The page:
Remember that pension liability? It’s still there


wuBefore the very exciting election year that just passed, one of the recurring themes in my writing was Newport Beach’s unfunded pension liability and how the city is addressing it.

According to a November 2012 independent analysis performed by Stanford University Professor Joe Nation, Newport Beach has an unfunded pension liability of $265.5 million, which means that every man, woman and child living in Newport Beach would have to pay the city $2,983 each to cover the shortfall.

This was accomplished through a combination of underperforming investments by the California Public Employee’s Retirements System and the very popular and extravagant 3-percent-at-50 pension arrangement that many of the city employees were given.

Couple that with Newport Beach having more city employees per resident than almost every other Orange County city and you create the perfect unfunded pension liability storm.

How did this happen in Newport Beach? How did this Republican-dominated City Council allow this to happen?

Mayor Keith Curry recently outlined how healthy Newport Beach’s fiscal picture is, with more than $100 million in reserves, low-interest certificates of participation to fund the $138 million-plus Civic Center and Dog Park Bridge.

He also talked about how Newport Beach has reduced its government workforce by 10 percent and how City Manager Dave Kiff has done a fabulous job getting employees to agree to contribute more to their own pensions.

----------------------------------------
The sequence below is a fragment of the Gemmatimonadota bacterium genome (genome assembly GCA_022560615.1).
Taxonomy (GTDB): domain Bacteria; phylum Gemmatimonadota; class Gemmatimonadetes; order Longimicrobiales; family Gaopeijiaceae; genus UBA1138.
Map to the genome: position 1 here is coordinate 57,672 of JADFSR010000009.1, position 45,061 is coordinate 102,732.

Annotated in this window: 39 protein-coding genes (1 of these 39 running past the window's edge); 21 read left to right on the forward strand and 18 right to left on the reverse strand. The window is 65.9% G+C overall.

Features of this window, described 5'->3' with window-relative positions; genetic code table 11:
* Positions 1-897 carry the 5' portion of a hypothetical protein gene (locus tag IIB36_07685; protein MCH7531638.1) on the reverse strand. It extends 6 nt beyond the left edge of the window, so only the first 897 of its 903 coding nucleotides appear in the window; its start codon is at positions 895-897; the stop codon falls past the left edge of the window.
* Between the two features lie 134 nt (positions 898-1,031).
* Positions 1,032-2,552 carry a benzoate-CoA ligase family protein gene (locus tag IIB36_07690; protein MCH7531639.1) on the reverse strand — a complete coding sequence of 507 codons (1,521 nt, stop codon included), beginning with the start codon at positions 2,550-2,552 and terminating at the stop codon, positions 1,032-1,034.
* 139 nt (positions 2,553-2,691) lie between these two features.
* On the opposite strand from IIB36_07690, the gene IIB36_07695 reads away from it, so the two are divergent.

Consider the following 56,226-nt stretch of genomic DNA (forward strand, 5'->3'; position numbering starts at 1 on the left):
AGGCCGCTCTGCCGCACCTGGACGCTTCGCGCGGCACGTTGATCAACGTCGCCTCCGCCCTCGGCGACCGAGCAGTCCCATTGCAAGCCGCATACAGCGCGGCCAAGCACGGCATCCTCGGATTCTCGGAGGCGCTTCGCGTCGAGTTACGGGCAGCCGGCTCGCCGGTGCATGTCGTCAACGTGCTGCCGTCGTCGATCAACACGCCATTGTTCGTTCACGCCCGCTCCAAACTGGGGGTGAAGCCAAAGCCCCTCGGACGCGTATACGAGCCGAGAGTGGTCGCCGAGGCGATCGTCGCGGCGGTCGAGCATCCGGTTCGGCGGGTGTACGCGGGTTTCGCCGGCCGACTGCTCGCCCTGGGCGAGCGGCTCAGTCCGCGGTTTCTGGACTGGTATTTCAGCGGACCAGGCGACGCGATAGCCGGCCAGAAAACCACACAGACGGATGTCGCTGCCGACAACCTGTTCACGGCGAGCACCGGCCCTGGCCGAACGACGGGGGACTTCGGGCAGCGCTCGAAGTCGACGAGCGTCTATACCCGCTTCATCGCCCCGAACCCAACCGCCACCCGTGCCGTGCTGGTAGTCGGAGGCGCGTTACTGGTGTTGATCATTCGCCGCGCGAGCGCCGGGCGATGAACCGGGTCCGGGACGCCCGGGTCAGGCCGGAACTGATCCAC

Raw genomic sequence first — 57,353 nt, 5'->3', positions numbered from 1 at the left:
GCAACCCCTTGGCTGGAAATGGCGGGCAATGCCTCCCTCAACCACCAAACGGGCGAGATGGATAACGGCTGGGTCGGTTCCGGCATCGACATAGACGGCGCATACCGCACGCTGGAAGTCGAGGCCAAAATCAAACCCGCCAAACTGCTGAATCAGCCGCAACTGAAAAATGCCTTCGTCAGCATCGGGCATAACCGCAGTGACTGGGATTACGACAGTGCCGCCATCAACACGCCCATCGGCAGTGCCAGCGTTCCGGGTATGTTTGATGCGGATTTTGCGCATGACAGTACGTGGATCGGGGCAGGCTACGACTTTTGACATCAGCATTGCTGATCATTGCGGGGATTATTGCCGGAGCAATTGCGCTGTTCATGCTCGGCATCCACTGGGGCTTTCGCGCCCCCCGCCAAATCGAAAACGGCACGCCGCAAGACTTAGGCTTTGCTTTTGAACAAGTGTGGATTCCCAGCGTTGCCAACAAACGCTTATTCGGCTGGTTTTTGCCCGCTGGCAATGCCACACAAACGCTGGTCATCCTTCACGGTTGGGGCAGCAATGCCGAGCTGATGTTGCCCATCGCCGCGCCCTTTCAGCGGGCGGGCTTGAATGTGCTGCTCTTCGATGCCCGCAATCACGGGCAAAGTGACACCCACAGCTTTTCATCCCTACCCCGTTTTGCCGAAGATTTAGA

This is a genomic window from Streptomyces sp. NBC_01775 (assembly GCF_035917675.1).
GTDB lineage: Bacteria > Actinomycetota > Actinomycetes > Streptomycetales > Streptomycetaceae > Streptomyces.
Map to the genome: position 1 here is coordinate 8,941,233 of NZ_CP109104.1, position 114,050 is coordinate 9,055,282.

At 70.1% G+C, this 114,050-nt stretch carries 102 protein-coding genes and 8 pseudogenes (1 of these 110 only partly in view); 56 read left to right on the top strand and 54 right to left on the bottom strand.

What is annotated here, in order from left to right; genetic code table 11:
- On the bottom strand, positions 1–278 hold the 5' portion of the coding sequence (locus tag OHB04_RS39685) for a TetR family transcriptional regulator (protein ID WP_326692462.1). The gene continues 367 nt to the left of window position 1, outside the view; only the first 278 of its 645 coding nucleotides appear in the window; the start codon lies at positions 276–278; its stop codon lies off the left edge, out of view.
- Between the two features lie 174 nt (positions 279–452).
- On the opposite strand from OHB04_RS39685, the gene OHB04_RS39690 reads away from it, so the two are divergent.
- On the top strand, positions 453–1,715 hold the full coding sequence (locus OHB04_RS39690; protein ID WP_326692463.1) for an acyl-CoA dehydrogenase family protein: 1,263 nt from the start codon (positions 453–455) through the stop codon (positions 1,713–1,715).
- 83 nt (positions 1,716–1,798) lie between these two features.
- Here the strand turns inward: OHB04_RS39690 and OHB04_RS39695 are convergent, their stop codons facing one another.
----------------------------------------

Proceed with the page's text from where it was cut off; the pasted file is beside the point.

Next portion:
However, let’s revisit what life was like in 2006, when Curry was first appointed to the Newport Beach City Council, to see how he was actually partially responsible for the pension crisis.

In early 2006, before the full-time lifeguards’ contract was up, the firefighter union (which negotiated on behalf of the lifeguards) figured out that they didn’t have enough votes on the City Council to get the lifeguards the same benefits that the police and firefighters enjoyed, so they waited until the November 2006 election to hopefully get a union-friendly slate elected.

Sure enough, pro-union candidates replaced the anti-union incumbents, and the tide had turned.

The votes were taken in March 2007 to give the lifeguards 3-at-50 benefits, retroactive to July 2006, when their contract initially expired.

Yes, the same Mayor Keith Curry who was trumpeting fiscal responsibility last week voted for that retroactive 3-at-50 pension spike – twice – for the Newport Beach lifeguards.

All this unfunded pension liability will become a real issue when the Government Accounting Standards Board will require these pension liabilities on Newport Beach’s balance sheets starting in 2014.

Which happens to be the next election year.

– Jack Wu resides in Newport Beach.

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